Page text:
Each plate 60 is supported by a central axle 64 that is journaled at the support frame 16. Chair seat 18 rests on a seat support pan 70. FIG. 4 illustrates the pan 70 in solid lines as it is positioned with the seat back 20 in reclined orientation and in phantom lines as it is positioned with the back 20 in upright orientation. As best shown by FIGS. 2 and 3, pins 72 project from opposite sides of the pan 70, and extend into holes 74 provided in the plates 60. The holes 74 are offset from the central axle 64.
Each arm 58 is pivotally connected to a pivot pin 37, along with an arm 38. Thus, as the arms 38 swing with the pivoting of the chair back 20 in response to actuation of the hydraulic cylinder 24, the plates 60 are rotated on their pivot axles 64. This rotation effects a movement of the seat pan 70, which is eccentrically connected by pins 72 to the plates 60.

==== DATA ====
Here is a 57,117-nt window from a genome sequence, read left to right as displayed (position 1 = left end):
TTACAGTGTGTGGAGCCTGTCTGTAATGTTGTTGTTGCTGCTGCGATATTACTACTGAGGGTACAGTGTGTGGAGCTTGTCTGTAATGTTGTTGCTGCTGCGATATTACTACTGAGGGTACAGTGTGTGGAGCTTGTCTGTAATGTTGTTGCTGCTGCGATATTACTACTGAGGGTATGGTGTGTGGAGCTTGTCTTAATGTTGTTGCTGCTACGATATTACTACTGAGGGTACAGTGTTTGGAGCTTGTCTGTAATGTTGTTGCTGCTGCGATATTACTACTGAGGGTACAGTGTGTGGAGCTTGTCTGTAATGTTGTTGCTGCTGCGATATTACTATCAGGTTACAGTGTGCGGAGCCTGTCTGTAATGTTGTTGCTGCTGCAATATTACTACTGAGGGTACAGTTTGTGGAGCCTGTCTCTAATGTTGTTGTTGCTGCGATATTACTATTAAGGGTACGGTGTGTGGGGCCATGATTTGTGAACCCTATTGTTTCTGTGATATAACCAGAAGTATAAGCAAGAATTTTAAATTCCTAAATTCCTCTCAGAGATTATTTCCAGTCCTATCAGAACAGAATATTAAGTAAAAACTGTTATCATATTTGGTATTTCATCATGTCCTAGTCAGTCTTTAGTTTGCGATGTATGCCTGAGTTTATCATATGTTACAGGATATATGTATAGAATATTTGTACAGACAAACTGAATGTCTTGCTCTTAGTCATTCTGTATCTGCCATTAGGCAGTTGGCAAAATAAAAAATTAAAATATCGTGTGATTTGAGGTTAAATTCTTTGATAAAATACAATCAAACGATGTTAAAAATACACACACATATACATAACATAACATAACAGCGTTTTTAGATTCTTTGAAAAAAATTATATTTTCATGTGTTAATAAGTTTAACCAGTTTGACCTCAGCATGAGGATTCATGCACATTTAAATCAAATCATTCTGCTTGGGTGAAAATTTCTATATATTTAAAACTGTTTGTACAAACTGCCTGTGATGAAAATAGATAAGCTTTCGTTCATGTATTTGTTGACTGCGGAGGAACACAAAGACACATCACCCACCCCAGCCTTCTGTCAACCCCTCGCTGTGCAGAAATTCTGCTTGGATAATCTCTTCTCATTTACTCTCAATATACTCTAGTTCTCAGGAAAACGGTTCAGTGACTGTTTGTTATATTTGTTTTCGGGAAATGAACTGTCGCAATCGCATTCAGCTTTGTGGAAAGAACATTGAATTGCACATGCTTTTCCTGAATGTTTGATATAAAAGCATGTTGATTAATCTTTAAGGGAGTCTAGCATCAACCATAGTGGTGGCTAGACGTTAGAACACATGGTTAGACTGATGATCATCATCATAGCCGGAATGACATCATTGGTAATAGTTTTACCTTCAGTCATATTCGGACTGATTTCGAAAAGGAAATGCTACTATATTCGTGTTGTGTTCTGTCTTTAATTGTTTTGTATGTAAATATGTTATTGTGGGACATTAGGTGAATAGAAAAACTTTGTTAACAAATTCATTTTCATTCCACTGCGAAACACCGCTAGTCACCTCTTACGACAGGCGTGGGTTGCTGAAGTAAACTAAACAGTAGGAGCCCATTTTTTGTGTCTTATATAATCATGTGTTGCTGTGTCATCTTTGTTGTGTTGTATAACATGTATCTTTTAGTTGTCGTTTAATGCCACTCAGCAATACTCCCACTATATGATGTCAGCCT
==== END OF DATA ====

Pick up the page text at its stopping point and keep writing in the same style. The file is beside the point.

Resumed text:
As the chair back 20 is pivoted to a more upright position by expulsion of rod 30 of the hydraulic cylinder 24, the links 38 inevitably effect a corresponding pivoting of arms 58, and thus a corresponding rotation of plates 60. This rotation of plates 60 repositions the holes 74 in plates 60,and thus the pins 72, to move the seat pan 70, and thus the seat 18, away from the chair back 20. Conversely, rotation of the chair back 20 to a lowered position results in a reverse rotation of the plate 60, thereby effecting movement of the seat pan 70, and thus the seat 18 towards the chair back 20.
The chair seat 18 rests on seat pan 70. Pivot pins 72 carry one end of the seat pan 70, and another end of the pan 70 rests on rollers 76 that are mounted on frame 16.